Date of Award
Bryan E. Brokaw
The Abilene Christian University feral cat population has been the subject of many different studies throughout the years, especially those that focus on the presence and spread of diseases in the population that have potential to be zoonotic. The ACU Trap-Neuter-Return (TNR) program captures the feral cats to be neutered and also draws blood samples from each. Extracting and purifying of the DNA from these samples allows for disease testing and sequencing of specific genes. In a preliminary study, we used gene sequences from the mitochondrial D-loop to test the effectiveness of the TNR program maintained by the school and found lower levels of genetic diversity in the ACU population than in randomly sampled cats from the greater Abilene region. Expanding on this, sequences for the mitochondrial enzyme ATPase 8/6 will allow for increased sensitivity in the analysis of genetic diversity of the animals in the population. Comparison of the genetic differences or similarities among the cats using DNA haplotype charts can help determine the effectiveness of the TNR program by assessing its impact on inbreeding and migration within the ACU feral cat population.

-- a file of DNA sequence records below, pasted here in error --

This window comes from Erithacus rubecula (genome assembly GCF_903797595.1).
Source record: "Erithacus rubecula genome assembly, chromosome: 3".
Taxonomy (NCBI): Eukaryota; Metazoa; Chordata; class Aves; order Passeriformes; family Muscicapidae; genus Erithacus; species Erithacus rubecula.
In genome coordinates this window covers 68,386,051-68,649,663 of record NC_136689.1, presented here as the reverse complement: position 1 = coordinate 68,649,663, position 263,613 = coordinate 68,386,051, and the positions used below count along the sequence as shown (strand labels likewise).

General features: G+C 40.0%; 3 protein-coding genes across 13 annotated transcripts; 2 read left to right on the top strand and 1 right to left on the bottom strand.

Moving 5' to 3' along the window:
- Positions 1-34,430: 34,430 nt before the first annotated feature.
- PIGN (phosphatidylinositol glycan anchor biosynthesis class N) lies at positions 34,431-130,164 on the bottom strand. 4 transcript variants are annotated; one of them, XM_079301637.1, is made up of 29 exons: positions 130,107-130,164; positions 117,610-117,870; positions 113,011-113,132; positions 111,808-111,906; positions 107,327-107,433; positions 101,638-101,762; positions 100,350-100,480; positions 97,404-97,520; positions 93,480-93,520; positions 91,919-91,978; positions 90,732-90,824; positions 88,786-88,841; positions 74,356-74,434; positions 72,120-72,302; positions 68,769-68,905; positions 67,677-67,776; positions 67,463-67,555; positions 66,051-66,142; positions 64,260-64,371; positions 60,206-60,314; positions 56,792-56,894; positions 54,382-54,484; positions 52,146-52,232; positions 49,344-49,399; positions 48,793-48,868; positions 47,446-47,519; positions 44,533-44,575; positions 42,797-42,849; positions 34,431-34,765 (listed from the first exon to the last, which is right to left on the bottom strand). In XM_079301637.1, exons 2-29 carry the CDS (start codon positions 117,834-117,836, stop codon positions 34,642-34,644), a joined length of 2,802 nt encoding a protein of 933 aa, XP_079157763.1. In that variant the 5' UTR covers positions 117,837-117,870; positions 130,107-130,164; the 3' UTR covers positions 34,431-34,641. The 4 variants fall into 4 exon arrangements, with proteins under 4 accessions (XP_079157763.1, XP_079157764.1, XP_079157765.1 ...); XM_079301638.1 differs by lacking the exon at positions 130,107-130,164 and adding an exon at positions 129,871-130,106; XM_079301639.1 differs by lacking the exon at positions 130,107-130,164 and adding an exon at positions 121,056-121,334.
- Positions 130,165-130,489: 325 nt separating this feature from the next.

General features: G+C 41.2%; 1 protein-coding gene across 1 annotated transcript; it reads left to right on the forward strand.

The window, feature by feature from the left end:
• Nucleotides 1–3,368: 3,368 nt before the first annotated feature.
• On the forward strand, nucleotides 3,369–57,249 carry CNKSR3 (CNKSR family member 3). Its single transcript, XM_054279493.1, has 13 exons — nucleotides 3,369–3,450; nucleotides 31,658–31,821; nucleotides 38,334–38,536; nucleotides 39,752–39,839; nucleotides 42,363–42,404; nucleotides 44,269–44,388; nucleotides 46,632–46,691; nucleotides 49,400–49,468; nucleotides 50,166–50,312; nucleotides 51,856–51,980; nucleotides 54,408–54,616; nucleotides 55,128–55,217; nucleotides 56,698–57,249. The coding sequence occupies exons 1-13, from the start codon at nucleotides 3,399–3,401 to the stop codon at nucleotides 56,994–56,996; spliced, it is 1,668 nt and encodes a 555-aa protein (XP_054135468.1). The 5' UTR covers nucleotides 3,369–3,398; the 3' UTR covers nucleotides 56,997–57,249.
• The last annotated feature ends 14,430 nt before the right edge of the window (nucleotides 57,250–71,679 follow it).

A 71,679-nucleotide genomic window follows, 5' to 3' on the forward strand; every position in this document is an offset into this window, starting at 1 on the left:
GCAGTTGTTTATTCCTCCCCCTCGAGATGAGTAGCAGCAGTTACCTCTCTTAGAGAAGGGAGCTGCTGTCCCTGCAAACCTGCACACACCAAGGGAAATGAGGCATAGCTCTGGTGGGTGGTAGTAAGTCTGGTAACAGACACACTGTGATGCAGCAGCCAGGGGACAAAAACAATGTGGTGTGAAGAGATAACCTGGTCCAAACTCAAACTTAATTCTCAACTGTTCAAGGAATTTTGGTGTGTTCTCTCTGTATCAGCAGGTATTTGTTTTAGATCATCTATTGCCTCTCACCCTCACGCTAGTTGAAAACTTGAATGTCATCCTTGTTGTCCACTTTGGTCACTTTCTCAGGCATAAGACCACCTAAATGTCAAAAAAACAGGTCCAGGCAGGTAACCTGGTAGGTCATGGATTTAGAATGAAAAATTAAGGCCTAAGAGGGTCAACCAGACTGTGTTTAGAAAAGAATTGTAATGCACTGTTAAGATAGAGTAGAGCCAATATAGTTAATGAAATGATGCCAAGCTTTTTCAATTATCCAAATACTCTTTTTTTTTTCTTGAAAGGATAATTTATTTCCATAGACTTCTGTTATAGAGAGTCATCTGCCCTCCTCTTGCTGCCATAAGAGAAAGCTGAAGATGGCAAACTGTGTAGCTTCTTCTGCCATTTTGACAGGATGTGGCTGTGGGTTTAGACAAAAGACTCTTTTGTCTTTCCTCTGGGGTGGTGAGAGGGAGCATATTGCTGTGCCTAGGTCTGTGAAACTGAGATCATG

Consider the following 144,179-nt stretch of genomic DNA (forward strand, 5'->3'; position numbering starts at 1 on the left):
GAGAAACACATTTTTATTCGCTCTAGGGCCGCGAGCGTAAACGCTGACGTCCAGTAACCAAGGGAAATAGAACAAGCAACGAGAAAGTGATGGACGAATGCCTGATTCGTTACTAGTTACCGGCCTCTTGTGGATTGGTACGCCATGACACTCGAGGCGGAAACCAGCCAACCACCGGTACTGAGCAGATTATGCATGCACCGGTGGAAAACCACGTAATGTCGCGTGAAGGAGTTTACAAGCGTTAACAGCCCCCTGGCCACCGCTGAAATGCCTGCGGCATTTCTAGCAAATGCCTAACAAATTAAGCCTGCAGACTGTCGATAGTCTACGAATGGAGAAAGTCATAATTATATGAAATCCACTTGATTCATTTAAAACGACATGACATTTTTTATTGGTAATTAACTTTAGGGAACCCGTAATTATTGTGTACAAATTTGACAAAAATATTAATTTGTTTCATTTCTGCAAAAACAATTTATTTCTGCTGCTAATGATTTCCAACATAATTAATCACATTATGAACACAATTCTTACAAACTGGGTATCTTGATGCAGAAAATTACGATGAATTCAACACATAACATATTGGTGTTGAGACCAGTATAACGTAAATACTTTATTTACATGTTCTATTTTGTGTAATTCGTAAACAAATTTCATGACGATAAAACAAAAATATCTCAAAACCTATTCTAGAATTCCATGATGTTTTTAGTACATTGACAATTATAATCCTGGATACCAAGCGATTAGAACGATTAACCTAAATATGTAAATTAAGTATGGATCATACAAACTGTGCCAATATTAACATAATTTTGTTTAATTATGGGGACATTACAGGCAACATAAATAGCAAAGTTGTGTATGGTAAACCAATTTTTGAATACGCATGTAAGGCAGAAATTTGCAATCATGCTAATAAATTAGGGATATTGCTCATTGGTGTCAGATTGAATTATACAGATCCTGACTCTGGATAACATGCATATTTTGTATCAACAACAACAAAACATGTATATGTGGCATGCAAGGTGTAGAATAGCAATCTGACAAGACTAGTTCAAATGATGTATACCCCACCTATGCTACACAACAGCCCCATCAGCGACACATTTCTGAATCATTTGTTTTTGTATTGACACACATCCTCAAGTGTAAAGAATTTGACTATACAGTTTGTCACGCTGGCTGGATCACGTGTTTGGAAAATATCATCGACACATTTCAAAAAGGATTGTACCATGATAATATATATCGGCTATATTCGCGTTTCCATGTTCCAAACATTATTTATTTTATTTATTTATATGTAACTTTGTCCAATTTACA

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Johnson, Carley Paige, "Assessment of the Genetic Diversity of the Abilene Christian University Feral Cat Population Through the Use of Mitochondrial Genes" (2018). Honors College. 44.